Do You Want To Play The Game?

I don’t believe in the whole work-life balance thing. I know. That’s not the most popular position. Everyone these days wants to tell you that you can have it all. Me? I almost died not long after I turned 30. One minute I was in Wales with a whole bunch of strangers wishing me happy birthday, and then the next I fell ill, and that was (almost) that.

So I have a different outlook on things.

My attitude is this: Life is short. You’re going to die. So, if you want something bad enough, you have to spend every minute you can trying to get it.

That doesn’t mean to be a neglectful asshole. If you have other obligations, you should live up to them. But in the time that you have that’s not otherwise committed, you should be working toward the thing that you want.

Because you either want it, or you don’t. And if you don’t, you’re wasting everyone’s time. Yours included.

This all sounds easier said than done, but you would not believe the number of people I’ve encountered over the years where you ask them what they want, and they don’t have an answer. Small businesses. Individuals. Not-for-profits. The heads of large corporations. More often than not, they don’t have an answer to that question. And because they don’t, nothing gets done. Employees are unhappy. Projects fail. Shareholders revolt. Nobody donates. The media rips you up.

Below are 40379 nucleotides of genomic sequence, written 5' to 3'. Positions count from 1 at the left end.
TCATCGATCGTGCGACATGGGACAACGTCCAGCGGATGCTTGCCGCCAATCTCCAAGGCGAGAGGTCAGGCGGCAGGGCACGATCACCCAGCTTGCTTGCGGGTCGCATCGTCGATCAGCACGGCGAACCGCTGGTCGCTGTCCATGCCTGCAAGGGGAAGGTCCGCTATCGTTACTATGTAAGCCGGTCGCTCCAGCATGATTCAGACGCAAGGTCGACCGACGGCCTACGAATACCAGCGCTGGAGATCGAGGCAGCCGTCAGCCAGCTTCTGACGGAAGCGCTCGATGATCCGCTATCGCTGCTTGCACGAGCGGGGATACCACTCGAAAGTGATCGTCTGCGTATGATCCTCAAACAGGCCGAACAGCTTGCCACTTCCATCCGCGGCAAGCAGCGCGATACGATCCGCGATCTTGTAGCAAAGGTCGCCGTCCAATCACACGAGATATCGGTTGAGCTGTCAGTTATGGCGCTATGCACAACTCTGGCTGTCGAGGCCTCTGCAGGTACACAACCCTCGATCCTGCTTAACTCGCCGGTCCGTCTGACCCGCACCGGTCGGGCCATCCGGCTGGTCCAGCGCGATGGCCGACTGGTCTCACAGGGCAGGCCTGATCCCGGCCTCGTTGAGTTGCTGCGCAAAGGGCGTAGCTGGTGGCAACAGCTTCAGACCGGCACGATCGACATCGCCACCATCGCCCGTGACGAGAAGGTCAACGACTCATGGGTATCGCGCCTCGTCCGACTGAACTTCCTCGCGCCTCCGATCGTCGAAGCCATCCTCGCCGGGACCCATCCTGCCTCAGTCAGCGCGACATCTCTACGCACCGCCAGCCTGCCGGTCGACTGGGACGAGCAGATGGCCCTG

I’m not saying you need to have an answer right now, but you should soon. And then you need to decide if that’s the thing you want to go after or not. Because if it’s not, you have to get out of the way. Other people are trying to get through.

And then if you do decide you want that thing, you have to ask yourself whether or not you want to play the game to get to it.

Because that’s all marketing is. It’s a game.

There’s no trick or secret to marketing, PR, advertising, or any of these industries where you have to promote something (yourself included). There’s a specific, repeatable formula that you follow.

It’s a game. You guide your character by following the formula, and you do your best to get to the end. Sometimes you do, sometimes you don’t. Sometimes obstacles get in the way, and sometimes other players have ways they can cheat to get ahead.

But here’s the catch: I’m convinced that once you start playing, you can’t stop. Or only play it half-way. You have this thing that you want, you commit yourself to getting it, and part of that commitment comes in the form of spending every free second you have playing the game and getting better at it.

You can take a break when it’s over. Ideally, after you’ve obtained the thing you’re after, but there’s no shame in quitting or stopping, as long as you know that’s what you want to do.

For me, this is an important framework for a lot of what I talk to people about. If you’re committed to playing the game, then I know you’ll follow each step of the process to promote something successfully and give it your best shot. If you’re not committed, that’s where bullshit happens.

And you all know how I feel about that.

So ask yourself this:

  1. What do I want?
  2. Do I want it bad enough to spend every waking moment trying to obtain it?

If the answer is no to the second question, then you’re wasting your time. If the answer is yes, then you have to learn how to play the game.

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